Sound quality in videos - need help

#1
Hi, it's me again seeking wisdom at the feet of TLS' collective expertise. One of the subjects I teach is CommTech, and one the things I'm not good at is video editing (I'm good at teaching them some real basic fundamentals such as different shots to use, cuts and transitions, workflow management, and planning/scriptwriting/storyboarding.)

Anyway, one recurring problem the students experience is poor sound reproduction. Their video quality is normally pretty good because they've had plenty of experience filming themselves (though not of editing their films). But I do not know what to do about the sound quality. The major recurring problems are

- ensuring good sound quality when filming in an echo-y interior space such as a gym or classroom
- ensuring good sound quality when filming outdoors, reducing ambient sounds and enhancing voices
- ensuring consistent quality throughout the video (What we often get is audio which is loud in one scene, then goes quiet in the next scene, then is fuzzy in the next one, and so on....

They rarely have a problem with voiceovers.

What solutions have you guys found, that you could recommend to my students? Preferably ones that don't cost a lot of money! Thanks!
 
#3
Mostly on their phones or on their personal equipment if they have it, so it depends entirely on what they have (some of them have drones). The school only has one video camera and the staff in charge of it (not me) don't like to lend it, for obvious reasons. They are not going to buy anything for this class.

I've always found that the visual quality of footage shot on their iphones is surprisingly good - crisp and clear (although shooting in low light rarely produces good results). But any audio that is recorded while shooting the video is usually poor.
 

Strangelove

AI Researcher
AKA
hitoshura
#4
i don't think iphone sound is that bad (at least i've found it good from what little i've recorded on it), but i guess if you're filming with it then there's a chance you're blocking the mic or not pointing it in the optimal direction. plus if it's windy then that's obviously going to lower the quality.

(even more expensive/dedicated cameras can struggle with low light so it's not a surprise an iphone would as well.)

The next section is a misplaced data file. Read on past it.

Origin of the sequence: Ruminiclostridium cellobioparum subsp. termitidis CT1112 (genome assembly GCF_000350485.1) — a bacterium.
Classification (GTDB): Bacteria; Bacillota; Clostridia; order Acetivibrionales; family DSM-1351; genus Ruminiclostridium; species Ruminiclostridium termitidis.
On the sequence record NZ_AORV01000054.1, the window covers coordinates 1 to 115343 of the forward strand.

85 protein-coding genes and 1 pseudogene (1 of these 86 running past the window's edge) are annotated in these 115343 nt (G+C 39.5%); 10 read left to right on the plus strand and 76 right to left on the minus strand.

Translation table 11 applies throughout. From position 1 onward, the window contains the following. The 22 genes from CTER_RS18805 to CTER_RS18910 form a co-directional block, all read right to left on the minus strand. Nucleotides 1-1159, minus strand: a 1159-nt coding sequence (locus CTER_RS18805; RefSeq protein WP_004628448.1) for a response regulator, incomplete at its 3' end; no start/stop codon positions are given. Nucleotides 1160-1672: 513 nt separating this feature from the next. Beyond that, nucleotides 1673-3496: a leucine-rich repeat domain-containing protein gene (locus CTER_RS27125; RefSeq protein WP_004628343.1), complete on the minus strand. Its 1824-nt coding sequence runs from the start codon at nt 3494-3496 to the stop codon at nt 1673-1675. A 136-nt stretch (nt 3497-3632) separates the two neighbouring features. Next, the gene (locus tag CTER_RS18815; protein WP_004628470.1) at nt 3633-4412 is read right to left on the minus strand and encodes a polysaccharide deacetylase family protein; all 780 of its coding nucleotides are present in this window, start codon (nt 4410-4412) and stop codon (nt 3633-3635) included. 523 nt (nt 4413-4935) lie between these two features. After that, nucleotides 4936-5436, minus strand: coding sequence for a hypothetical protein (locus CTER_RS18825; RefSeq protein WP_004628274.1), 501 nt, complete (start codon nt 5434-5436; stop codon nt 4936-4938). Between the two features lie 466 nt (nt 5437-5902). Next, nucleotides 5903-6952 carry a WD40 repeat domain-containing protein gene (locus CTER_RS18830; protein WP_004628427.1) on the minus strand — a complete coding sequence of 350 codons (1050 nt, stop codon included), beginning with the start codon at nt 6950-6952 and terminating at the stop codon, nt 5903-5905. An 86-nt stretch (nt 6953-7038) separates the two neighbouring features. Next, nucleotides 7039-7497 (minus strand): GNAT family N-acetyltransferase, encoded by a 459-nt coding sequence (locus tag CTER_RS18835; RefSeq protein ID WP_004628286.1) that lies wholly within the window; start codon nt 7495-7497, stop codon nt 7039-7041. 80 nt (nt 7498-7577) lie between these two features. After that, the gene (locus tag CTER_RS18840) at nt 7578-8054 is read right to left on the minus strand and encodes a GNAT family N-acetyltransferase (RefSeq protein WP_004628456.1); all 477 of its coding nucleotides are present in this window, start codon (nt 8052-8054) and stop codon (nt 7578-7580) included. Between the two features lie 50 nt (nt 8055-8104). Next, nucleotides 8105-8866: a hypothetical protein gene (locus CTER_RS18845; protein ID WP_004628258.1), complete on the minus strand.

you can get lavalier mics you can use on phones or small audio recorders for relatively cheap, but if they're not going to spend money and no one wants to spend their own money on stuff then i guess the best option would be to try to control where you're recording sound.

idk how to make it flow well so i will just do bullet points:

- if you're outside, try to stand somewhere where the wind will be blocked (e.g. position yourself so you're by a wall that's blocking the wind).

- you can get windshields for microphones to block wind noise (black spongy foam, grey fuzzy covers, blimp shaped capsules) which would cost varying degrees of money, but i've heard of people putting socks over the microphone instead. i have never tried that or heard what it's like, though.

- you can get rid of some noise with software, so it'd be a good idea to have like 10-20 seconds where you're recording without anyone talking so you can get a noise profile which you'd use later to sample and remove noise.

- on that note, just recording 1 or 2 minutes of atmospheric noise (a 'wild track') can be useful when editing later. it gives you some background noise you can add to the video to even the audio out a bit and mask jumps or differences between cuts within footage from the same location.

- in rooms where there's a lot of echo (hard surfaces and walls), you can dampen that by putting up something soft around the walls, floor, and/or ceiling. so blankets or towels or items of clothing, and even if not stuck to the walls just holding them out of frame will have some effect.

- think where the microphone is, is it well positioned to record audio. maybe even have a separate phone acting as a substitute microphone while another records video. (if you did do something like this, having someone clap on camera helps if you need to synch up the audio and video later. since it makes an easily noticeable spike on waveform so you can quickly see where it is in the audio track, and a visual marker in the video to match it up with.)

- if it's possible, maybe relocate where you're recording audio so you're doing most of it in a more ideal locations (quiet, lots of soft furniture, controlable).

you can even out audio so it matches between scenes later on, but how you do that depends on what software you're using and also not something i've really done much of so i'll stop here :sadpanda:

or do what hollywood films do and rerecord the audio afterwards so it's nice and clear and stick that in there.
 
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